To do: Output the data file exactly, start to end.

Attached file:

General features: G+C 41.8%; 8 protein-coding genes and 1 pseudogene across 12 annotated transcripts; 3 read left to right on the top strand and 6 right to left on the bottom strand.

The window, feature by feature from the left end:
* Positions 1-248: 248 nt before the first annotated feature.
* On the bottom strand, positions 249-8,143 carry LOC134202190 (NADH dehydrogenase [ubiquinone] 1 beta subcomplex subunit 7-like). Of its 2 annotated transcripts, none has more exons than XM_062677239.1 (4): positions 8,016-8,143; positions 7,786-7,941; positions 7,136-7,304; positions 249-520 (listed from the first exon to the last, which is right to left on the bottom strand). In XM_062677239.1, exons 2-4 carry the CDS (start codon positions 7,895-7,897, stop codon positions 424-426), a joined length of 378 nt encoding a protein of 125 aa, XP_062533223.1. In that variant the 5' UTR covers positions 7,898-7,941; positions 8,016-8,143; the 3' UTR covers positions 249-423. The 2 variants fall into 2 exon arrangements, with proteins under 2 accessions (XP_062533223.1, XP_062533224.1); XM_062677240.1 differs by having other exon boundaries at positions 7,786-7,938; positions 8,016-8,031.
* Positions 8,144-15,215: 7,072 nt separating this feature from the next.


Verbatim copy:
General features: G+C 41.8%; 8 protein-coding genes and 1 pseudogene across 12 annotated transcripts; 3 read left to right on the top strand and 6 right to left on the bottom strand.

The window, feature by feature from the left end:
* Positions 1-248: 248 nt before the first annotated feature.
* On the bottom strand, positions 249-8,143 carry LOC134202190 (NADH dehydrogenase [ubiquinone] 1 beta subcomplex subunit 7-like). Of its 2 annotated transcripts, none has more exons than XM_062677239.1 (4): positions 8,016-8,143; positions 7,786-7,941; positions 7,136-7,304; positions 249-520 (listed from the first exon to the last, which is right to left on the bottom strand). In XM_062677239.1, exons 2-4 carry the CDS (start codon positions 7,895-7,897, stop codon positions 424-426), a joined length of 378 nt encoding a protein of 125 aa, XP_062533223.1. In that variant the 5' UTR covers positions 7,898-7,941; positions 8,016-8,143; the 3' UTR covers positions 249-423. The 2 variants fall into 2 exon arrangements, with proteins under 2 accessions (XP_062533223.1, XP_062533224.1); XM_062677240.1 differs by having other exon boundaries at positions 7,786-7,938; positions 8,016-8,031.
* Positions 8,144-15,215: 7,072 nt separating this feature from the next.